design tasks, detailed technical design, database design,
      programming, testing, creating documentation, and long-term
      maintenance services.

      At Infosys, `we have completed more than 85 percent of our projects
      on time and more than 70 percent of them within budget'
      We have created processes to help us seamlessly integrate the
      customer-side activities with those on our development side. That is
      our sophisticated, collaborative, distributed software-development
      model. We fulfill our customers' large-scale software needs at high
      quality and at high levels of productivity. For example, we have
      completed more than 85 percent of our projects on time and more than
      70 percent of them within budget, as compared with the industry
      standard—which is completing 65 percent of projects on time and less
      than 40 percent on budget. Our model works thanks to well-developed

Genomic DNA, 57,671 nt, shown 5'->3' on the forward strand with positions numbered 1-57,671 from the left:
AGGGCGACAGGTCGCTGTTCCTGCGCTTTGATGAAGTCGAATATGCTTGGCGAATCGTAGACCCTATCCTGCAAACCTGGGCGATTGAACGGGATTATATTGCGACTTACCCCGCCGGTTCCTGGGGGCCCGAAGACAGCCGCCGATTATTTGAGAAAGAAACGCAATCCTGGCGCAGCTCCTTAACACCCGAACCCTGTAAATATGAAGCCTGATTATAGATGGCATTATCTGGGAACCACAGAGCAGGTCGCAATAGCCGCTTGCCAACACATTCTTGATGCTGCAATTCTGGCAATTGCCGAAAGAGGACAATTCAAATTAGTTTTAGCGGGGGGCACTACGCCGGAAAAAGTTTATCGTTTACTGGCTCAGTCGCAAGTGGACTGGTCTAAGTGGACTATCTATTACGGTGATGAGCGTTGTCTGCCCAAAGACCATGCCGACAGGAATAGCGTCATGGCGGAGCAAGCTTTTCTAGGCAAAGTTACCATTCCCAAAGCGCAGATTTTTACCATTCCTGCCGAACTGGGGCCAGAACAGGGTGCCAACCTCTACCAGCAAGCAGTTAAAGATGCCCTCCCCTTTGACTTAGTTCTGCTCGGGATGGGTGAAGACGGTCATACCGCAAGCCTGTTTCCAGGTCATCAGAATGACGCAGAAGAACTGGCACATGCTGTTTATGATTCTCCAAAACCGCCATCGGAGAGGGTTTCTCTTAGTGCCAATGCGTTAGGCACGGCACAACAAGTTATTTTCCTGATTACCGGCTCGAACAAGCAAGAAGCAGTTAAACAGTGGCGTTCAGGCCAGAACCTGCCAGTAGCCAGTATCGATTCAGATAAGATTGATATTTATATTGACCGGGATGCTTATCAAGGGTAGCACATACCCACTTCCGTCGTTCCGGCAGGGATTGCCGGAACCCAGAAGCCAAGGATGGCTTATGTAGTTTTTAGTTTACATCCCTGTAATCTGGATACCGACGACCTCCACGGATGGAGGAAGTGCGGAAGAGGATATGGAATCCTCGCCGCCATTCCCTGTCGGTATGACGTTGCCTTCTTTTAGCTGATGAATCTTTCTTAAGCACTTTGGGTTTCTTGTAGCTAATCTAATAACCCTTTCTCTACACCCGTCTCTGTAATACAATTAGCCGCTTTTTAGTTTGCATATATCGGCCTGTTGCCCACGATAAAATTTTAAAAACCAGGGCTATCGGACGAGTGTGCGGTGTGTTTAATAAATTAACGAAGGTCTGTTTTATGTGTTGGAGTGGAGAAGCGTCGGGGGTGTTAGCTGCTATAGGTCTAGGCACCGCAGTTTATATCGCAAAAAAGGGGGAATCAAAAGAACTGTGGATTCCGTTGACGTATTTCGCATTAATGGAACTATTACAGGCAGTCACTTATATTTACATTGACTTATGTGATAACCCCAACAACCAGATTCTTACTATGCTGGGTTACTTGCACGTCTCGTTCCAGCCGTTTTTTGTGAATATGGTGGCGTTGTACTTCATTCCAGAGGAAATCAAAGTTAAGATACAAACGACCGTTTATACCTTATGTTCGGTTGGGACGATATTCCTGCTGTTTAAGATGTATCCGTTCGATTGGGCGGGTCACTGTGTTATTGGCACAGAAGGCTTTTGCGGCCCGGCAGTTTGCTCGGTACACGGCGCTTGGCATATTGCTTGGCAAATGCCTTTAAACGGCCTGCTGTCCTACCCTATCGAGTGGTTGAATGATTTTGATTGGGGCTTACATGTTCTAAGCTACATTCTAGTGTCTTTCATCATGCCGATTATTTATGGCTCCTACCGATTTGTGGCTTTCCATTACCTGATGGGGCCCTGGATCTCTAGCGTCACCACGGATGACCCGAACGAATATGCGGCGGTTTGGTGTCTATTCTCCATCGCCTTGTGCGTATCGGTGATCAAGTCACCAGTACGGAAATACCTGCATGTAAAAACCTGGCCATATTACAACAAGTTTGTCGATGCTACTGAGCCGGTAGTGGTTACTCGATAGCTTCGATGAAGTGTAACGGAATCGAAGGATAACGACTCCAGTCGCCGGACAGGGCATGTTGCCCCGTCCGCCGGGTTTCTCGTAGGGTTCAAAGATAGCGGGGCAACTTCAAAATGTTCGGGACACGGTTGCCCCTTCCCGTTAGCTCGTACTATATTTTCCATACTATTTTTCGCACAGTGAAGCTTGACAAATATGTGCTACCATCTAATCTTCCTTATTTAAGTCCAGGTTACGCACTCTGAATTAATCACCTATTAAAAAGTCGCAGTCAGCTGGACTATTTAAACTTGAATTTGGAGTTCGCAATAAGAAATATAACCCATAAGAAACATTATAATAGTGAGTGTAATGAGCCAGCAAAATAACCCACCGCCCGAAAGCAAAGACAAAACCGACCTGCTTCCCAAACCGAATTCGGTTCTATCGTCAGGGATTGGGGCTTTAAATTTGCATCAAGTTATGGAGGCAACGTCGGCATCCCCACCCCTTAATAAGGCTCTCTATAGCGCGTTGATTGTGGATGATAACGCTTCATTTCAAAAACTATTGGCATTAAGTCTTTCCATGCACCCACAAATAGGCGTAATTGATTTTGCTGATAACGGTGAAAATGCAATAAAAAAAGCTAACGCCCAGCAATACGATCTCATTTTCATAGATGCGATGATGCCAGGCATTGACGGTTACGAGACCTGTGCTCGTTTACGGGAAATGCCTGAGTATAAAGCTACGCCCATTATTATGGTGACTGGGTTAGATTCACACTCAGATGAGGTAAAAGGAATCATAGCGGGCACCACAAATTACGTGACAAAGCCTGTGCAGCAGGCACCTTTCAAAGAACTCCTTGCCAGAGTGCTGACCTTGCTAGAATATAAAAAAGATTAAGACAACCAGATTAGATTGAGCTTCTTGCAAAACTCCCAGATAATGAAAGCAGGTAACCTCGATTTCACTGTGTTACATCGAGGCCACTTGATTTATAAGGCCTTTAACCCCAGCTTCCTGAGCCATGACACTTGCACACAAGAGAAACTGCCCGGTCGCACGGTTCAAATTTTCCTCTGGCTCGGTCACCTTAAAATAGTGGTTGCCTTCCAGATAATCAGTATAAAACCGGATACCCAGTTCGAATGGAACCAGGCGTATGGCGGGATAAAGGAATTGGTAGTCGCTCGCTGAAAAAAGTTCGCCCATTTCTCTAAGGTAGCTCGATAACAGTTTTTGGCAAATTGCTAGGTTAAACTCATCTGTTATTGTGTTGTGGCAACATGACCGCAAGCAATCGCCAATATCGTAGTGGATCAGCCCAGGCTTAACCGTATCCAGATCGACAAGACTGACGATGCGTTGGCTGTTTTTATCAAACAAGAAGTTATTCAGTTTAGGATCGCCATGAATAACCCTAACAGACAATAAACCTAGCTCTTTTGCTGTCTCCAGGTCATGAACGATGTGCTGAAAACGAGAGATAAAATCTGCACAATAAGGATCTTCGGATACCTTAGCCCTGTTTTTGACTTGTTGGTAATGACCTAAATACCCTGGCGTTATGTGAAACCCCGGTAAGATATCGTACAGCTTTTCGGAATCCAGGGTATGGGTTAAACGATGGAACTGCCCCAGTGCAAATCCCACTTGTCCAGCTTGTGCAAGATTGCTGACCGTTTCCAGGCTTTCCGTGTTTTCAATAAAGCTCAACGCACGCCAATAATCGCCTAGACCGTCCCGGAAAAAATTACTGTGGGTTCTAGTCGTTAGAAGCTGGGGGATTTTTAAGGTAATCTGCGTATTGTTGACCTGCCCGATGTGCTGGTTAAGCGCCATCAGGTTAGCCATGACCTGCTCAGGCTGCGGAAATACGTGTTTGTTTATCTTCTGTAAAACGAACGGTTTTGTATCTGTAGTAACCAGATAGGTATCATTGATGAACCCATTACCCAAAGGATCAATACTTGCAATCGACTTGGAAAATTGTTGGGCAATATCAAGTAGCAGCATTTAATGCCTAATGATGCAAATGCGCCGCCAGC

management and development processes and thanks to well-developed
      hiring and training activities. Also, to maintain very high levels
      of quality, we've developed a process model that integrates the
      capability maturity model with ISO and Six Sigma.2

      The Quarterly: Tell us a little more about how you hire and train
      talent in India.

      Narayana Murthy: In August, a survey of engineering-college students
      in India rated Infosys as the number-one company to work for. This
      is one way in which we are very competitive with respect to other
      Indian IT services companies. We are also 10 to 15 percent more
      productive, per capita, than most of our competitors in India. Last
      quarter, we received over 250,000 employment applications from
      students, and we recruited about 2,600 people, which is about 1